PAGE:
Bachelor goes a-wooing 7. By Lise Sørensen

Jenny Lind, “The Swedish Nightingale”. Andersen met her for the first time in 1840.

Bachelor goes a-wooing. By Lise Sørensen

Many friends, male and female

His male and female friends. He had lots of the latter. Clearly, he was neither shy nor afraid of the sex; it was not there that the bachelordom lay. He called his own temperament “half feminine”: which, especially in 1975, proclaimed as “international women’s year”, must be seen against the general sex-role patterns of the time. There was no particular underlying hormonal disposition. The fact that he found it so easy to associate with and understand women was no doubt connected with the circumstance that his own social situation in many respects resembled the classical woman’s role: he was a treasure, and a treasure must be seen and not heard. He was deeply dependent on other people’s assessment, appreciation and favour; exactly like contemporary women, whose only social potentiality lay mostly in the ability to get accepted by the sex in power. If there was no suggestion of discrimination in him, the reasons were neither ideological nor moral: his whole psychological method was so alien to generalizations and systematizations that anything of the sort was excluded. To him, all were unique. Today we would consider these characteristics, which he calls “half feminine”, something very advanced. What his contemporaries regarded as weakness, we can now begin to envisage as strength.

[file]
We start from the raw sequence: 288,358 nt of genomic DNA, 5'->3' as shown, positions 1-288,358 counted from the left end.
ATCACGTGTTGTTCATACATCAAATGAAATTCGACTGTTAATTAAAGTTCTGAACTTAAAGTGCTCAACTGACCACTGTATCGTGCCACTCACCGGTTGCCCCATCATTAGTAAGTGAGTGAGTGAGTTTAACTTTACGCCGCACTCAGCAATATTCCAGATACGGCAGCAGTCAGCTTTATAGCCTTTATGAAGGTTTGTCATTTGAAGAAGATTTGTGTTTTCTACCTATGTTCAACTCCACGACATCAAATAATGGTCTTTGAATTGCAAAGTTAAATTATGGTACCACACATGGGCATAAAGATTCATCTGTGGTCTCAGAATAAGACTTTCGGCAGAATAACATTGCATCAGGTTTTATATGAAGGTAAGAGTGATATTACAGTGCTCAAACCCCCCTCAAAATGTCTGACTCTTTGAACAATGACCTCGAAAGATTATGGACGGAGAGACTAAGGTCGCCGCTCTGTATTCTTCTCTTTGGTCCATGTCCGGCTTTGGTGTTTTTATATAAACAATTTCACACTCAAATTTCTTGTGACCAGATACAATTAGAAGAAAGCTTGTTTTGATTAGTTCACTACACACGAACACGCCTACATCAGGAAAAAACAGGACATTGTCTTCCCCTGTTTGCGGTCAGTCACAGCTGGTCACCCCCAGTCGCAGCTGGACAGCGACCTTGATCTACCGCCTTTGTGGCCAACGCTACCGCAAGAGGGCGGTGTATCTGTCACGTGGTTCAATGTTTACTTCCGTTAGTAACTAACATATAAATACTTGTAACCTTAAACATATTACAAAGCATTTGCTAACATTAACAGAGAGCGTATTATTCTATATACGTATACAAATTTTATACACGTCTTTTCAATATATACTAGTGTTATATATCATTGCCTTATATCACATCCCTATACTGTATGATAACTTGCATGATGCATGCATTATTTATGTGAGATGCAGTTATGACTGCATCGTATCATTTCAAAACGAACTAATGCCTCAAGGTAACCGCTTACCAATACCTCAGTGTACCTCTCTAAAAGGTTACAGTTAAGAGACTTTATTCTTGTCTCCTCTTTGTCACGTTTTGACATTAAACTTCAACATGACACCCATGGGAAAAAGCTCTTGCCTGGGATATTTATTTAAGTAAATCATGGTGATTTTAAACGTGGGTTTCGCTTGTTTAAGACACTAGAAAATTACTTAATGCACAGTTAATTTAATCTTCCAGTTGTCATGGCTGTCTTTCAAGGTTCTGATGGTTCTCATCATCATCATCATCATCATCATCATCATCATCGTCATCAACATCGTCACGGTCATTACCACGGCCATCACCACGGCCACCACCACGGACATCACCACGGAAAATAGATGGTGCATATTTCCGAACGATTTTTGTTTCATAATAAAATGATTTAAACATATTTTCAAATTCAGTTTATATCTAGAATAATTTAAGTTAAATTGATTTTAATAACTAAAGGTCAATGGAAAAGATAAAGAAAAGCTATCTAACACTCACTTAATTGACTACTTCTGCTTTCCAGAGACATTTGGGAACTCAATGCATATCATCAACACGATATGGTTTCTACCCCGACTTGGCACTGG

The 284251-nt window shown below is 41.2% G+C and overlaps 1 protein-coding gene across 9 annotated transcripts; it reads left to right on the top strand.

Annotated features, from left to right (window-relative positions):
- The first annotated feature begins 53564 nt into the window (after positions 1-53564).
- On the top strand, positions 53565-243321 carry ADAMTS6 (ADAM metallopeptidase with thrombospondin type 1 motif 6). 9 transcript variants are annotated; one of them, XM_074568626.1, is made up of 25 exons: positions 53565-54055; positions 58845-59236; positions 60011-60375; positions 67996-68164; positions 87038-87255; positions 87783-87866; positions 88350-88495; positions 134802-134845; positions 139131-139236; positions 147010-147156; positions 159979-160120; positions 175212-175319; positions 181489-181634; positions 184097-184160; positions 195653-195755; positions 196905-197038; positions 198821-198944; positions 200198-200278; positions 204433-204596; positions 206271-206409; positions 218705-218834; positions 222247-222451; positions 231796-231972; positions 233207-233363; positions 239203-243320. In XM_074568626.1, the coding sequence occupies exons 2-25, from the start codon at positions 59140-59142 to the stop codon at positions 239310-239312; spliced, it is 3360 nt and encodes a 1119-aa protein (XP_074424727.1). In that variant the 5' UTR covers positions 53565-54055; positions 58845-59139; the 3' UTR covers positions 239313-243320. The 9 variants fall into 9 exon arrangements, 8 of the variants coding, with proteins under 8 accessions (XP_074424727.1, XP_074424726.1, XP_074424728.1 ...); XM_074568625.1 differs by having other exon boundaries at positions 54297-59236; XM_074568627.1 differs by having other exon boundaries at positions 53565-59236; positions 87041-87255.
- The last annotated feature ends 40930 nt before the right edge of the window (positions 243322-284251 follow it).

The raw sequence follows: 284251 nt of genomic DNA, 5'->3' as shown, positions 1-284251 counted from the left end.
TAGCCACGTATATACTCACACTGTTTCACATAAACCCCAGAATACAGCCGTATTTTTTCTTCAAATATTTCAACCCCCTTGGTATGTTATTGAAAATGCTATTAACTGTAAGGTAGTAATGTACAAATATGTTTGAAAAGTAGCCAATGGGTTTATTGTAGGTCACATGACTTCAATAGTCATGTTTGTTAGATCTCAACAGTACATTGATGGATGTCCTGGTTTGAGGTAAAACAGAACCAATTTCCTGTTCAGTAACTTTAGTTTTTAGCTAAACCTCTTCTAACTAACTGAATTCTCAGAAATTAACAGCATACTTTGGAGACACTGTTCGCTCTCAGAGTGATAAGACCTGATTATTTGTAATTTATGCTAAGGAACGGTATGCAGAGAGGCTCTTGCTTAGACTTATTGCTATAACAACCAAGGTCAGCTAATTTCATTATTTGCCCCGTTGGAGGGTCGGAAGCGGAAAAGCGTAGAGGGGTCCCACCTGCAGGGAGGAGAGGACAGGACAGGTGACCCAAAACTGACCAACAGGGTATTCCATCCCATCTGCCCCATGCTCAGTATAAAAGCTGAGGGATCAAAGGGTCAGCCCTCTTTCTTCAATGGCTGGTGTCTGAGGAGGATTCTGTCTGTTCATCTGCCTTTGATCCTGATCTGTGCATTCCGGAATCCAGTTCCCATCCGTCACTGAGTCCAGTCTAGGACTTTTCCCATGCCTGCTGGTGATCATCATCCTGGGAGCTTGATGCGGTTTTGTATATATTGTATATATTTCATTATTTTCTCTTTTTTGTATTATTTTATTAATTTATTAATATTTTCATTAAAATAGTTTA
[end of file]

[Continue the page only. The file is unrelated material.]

And precisely this natural feeling of equality was a hindrance to him when he went wooing. In the courting situation one had to be, as it were, unequal; one had to go down on one’s knees. And his intuition told him that it was as degrading a situation for the one knelt to as for the one kneeling. He tried feverishly to dodge the issue: he always preferred to be absent while the girl was thinking over his little proposal.
His last great love is said to have been the Swedish singer Jenny Lind, who had a little of his own background of poverty, and the same naturalness and warmheartedness at the centre of her art. At one point he handed her a letter, “which she could not fail to understand “, at some juncture that prevented him from seeing the reaction. She did not reply; but neither did she get engaged all at once. Apparently, she was quite unaffected.

“You wouldn’t have an honest prince. .. but the swineherd you could kiss for a musical-box”

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